In 587 BC the Babylonians destroyed Jerusalem, abolished Judah’s monarchy, plundered the nation’s treasures and took all its best people into captivity (2 Kings 25:1-21). They then appointed Gedaliah, son of a former Jerusalem official, governor over those Judeans who remained in the land (2 Kings 25:22; cf. Jer 26:24). Gedaliah set up his headquarters at Mizpah, north of Jerusalem, and with Jeremiah’s support followed a policy of submission to Babylon. He took no action against Judah’s anti-Babylonian military leaders who had managed to escape the Babylonian army, but encouraged them, and other Judeans who had fled for safety, to return and settle around Mizpah (2 Kings 25:23-24; Jer 40:5-12).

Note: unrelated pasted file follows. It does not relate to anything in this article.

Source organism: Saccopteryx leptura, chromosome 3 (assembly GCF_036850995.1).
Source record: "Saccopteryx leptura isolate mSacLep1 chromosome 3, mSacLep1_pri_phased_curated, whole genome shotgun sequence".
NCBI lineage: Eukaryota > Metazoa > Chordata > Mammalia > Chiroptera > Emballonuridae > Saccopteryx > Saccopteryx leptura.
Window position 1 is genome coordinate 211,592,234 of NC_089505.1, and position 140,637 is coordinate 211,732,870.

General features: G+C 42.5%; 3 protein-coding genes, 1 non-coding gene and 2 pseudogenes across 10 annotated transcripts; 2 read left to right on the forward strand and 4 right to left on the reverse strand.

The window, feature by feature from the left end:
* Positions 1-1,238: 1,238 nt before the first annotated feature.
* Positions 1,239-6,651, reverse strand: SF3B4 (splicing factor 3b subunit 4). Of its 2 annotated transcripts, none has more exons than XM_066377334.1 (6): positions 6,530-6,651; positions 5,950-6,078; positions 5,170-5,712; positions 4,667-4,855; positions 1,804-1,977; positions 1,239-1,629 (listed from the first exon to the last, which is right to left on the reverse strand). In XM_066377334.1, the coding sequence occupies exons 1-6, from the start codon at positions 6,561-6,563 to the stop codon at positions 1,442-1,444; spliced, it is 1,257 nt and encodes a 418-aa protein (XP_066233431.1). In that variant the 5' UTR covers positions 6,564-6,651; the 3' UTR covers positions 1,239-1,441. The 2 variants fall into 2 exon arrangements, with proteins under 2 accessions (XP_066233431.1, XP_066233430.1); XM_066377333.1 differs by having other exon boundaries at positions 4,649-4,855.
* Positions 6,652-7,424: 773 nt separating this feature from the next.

One of Judah’s former army commanders, Ishmael, opposed this policy of submission to Babylon and plotted to overthrow Gedaliah. When told of the plot, Gedaliah refused to believe it. That did not stop Ishmael from murdering him, along with all the Judean officials and Babylonian supervisors at Gedaliah’s headquarters (2 Kings 25:25; Jer 40:13-41:3). That started a sequence of events that resulted in the rest of the Judeans fleeing to Egypt (2 Kings 25:26; Jer 41:4-43:13). The Bible mentions four other men named Gedaliah. The first was a musician in the time of David (1 Chron 25:3,9), the second an ancestor of the prophet Zephaniah (Zeph 1:1), the third an official in Jerusalem who opposed Jeremiah (Jer 38:1-6), and the fourth a priest in the time of Ezra (Ezra 10:18).

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